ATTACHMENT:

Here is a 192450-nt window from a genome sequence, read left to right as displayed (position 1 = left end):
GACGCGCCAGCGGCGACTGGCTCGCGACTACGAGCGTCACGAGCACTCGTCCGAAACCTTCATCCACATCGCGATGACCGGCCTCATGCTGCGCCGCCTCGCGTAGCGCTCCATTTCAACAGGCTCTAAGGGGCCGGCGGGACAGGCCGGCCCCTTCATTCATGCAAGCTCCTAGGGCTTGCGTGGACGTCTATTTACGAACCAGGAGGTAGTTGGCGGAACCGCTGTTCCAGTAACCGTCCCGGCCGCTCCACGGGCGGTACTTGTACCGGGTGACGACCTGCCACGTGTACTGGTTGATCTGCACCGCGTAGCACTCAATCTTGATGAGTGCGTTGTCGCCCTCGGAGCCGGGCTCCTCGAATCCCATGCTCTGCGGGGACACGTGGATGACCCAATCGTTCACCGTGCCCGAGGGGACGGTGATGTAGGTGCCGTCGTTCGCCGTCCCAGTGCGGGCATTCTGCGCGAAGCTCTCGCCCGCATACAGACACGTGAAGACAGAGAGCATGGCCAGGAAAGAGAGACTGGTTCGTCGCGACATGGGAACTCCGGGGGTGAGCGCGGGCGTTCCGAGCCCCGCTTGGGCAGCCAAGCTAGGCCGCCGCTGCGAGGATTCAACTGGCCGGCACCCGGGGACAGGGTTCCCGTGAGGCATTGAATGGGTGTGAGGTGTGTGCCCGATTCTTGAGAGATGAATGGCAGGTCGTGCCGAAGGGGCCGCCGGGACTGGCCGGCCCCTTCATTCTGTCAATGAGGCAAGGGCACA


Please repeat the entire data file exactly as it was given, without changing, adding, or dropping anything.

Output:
Here is a 192450-nt window from a genome sequence, read left to right as displayed (position 1 = left end):
GACGCGCCAGCGGCGACTGGCTCGCGACTACGAGCGTCACGAGCACTCGTCCGAAACCTTCATCCACATCGCGATGACCGGCCTCATGCTGCGCCGCCTCGCGTAGCGCTCCATTTCAACAGGCTCTAAGGGGCCGGCGGGACAGGCCGGCCCCTTCATTCATGCAAGCTCCTAGGGCTTGCGTGGACGTCTATTTACGAACCAGGAGGTAGTTGGCGGAACCGCTGTTCCAGTAACCGTCCCGGCCGCTCCACGGGCGGTACTTGTACCGGGTGACGACCTGCCACGTGTACTGGTTGATCTGCACCGCGTAGCACTCAATCTTGATGAGTGCGTTGTCGCCCTCGGAGCCGGGCTCCTCGAATCCCATGCTCTGCGGGGACACGTGGATGACCCAATCGTTCACCGTGCCCGAGGGGACGGTGATGTAGGTGCCGTCGTTCGCCGTCCCAGTGCGGGCATTCTGCGCGAAGCTCTCGCCCGCATACAGACACGTGAAGACAGAGAGCATGGCCAGGAAAGAGAGACTGGTTCGTCGCGACATGGGAACTCCGGGGGTGAGCGCGGGCGTTCCGAGCCCCGCTTGGGCAGCCAAGCTAGGCCGCCGCTGCGAGGATTCAACTGGCCGGCACCCGGGGACAGGGTTCCCGTGAGGCATTGAATGGGTGTGAGGTGTGTGCCCGATTCTTGAGAGATGAATGGCAGGTCGTGCCGAAGGGGCCGCCGGGACTGGCCGGCCCCTTCATTCTGTCAATGAGGCAAGGGCACA